Tips to Avoid Foot Pain From High Heels
Experts discuss foot care techniques to cope with the painful consequences of wearing high heels.
High Heels and Foot Pain: What You Should Know continued...
While integrating lower heels into your wardrobe can help some, often the
best solution is bunion surgery to straighten the bone.
If you're wearing high heels on a daily basis, it's likely you've already
experienced two more common problems: corns and calluses. These thickened
layers of dead skin usually occur on the toes or sides of the foot and are
actually the body's way of defending your feet against assault. Only in this
case, says Morin, your shoes are the enemy.
"When you start developing corns and callus, or even ingrown toe nails,
pressure from shoes that don't quite fit is often the problem," says
Other times it can be the result of a "hammertoe" -- a condition
that causes the bone of the affected toe to curl under, leaving the top to rub
against the shoe. When that shoe is a high heel, says Morin, problems and pain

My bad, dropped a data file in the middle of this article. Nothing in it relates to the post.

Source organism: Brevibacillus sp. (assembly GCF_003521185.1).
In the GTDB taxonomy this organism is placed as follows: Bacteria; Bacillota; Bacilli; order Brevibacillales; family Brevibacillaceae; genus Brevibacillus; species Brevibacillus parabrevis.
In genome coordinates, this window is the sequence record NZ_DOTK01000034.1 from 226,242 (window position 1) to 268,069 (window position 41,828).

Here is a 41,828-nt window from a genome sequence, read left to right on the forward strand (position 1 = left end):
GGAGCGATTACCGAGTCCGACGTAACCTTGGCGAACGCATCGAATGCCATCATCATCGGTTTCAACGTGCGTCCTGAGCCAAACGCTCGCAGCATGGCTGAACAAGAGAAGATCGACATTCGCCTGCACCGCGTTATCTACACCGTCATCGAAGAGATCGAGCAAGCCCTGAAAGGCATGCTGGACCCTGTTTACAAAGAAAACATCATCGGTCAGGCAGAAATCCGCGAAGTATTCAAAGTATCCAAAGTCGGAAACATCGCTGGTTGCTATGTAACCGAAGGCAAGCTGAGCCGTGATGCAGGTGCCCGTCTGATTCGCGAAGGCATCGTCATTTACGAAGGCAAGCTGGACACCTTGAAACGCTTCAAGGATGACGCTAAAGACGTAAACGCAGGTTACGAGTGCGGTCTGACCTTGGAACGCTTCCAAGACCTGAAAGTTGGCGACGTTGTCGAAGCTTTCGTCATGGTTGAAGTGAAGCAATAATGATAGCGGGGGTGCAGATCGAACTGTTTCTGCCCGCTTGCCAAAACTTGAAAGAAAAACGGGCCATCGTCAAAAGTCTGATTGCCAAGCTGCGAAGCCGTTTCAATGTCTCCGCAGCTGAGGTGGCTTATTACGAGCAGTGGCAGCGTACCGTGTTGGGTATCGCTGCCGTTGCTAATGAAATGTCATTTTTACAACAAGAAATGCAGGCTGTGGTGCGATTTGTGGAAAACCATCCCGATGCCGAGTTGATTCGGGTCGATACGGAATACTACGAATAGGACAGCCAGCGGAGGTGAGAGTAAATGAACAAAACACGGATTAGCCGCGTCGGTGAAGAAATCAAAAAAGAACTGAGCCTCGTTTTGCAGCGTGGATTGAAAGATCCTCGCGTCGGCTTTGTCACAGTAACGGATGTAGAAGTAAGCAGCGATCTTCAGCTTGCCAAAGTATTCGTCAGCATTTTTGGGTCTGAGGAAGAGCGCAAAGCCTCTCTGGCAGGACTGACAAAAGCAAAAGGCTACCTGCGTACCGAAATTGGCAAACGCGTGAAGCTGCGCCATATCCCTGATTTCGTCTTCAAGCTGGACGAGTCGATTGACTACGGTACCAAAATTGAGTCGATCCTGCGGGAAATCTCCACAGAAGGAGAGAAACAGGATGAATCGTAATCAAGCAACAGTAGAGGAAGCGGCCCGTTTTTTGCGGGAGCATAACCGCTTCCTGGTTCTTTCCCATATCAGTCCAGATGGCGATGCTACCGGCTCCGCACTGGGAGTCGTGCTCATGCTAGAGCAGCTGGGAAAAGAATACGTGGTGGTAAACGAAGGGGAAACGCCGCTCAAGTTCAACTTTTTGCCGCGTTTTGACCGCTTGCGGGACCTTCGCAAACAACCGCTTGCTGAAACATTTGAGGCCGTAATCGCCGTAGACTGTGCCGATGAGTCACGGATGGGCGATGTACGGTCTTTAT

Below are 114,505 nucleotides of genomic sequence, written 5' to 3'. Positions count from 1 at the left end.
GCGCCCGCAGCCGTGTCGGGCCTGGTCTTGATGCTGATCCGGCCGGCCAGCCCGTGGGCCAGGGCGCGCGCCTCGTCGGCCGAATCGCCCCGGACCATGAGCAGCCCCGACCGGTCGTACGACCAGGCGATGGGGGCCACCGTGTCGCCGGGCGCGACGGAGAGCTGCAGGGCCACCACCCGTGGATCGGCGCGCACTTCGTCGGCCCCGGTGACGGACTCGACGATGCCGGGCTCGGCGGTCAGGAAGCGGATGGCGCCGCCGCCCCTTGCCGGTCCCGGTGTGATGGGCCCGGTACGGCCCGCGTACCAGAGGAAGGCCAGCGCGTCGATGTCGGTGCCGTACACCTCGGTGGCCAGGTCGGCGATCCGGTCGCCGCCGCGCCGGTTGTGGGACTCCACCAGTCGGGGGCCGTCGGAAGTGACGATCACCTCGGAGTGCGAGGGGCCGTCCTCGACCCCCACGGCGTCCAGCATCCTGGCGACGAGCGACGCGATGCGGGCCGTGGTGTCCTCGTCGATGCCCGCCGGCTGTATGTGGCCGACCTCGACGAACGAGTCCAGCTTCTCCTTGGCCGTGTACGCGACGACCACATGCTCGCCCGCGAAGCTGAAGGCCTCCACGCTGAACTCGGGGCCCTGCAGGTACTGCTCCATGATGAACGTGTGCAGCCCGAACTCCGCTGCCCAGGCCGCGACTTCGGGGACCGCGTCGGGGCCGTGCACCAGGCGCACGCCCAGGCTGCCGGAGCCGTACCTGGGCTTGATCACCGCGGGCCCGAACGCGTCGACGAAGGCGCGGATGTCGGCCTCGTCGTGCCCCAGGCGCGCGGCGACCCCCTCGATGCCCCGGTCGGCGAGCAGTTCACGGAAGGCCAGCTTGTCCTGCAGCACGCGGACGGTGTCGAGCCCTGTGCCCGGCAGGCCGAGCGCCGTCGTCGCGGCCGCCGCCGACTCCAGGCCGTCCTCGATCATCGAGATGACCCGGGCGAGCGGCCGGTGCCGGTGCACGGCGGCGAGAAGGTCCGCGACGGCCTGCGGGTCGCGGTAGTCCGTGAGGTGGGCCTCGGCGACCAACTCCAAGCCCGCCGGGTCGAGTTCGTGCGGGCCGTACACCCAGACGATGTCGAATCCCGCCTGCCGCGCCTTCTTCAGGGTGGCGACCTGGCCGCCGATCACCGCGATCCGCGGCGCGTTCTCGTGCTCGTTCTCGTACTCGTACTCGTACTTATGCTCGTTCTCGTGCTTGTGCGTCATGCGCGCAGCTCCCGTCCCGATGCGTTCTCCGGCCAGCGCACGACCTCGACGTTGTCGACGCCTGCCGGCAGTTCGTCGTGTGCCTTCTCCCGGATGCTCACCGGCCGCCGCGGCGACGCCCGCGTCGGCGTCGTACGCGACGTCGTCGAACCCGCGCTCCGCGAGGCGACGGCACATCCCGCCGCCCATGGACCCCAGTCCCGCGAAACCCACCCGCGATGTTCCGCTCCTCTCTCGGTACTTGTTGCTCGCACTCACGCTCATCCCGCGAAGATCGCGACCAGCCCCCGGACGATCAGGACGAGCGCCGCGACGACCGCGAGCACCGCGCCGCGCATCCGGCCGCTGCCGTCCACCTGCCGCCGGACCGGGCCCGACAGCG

While wearing a lower heel shoe can help some, the solution may require a
surgical procedure that helps straighten the hammertoe.
High Heels and Midlife Crisis
It's true that nothing can lift the spirits like a sassy new pair of high
heels. But if it seems those heels were a lot more comfortable in
your 20s and 30s then they are in your 40s, 50s, and beyond, you're right.
Feet change with age, say experts, and some of those changes can make
wearing high heels a lot less comfortable. One of the most common: a loss
of fat in the bottom of the foot.
"As you age, you lose some of the fatty deposits that normally protect
the ball of the foot -- and some of it also slides forward towards the
toes," says Morin.
When we slip our feet into those strappy stiletto sandals and step down, he
says our weight is thrown on the spot where we have less protection.
"In extreme cases you actually have the bony ends of the foot grating
down into the sole of the shoe with almost no protection at all," he
Not only does this cause pain, but it may also increase your risk of stress
fractures and osteoarthritis in the feet.
And while some doctors attempt to repad the foot using injections of
silicone or wrinkle filling injections like Restalyne, both Morin and Mogul say
it's not a good idea.
"These injectables are not meant to withstand the pressure of body
weight; they don't last and they tend to move around from the weight," says
Moreover, the American Orthopedic Foot and Ankle Society warns women against
these and other strictly cosmetic procedures for the feet. Calling the trend
alarming, they warn consumers that risks -- including infection, nerve injury,
and difficulty walking -- frequently outweigh benefits.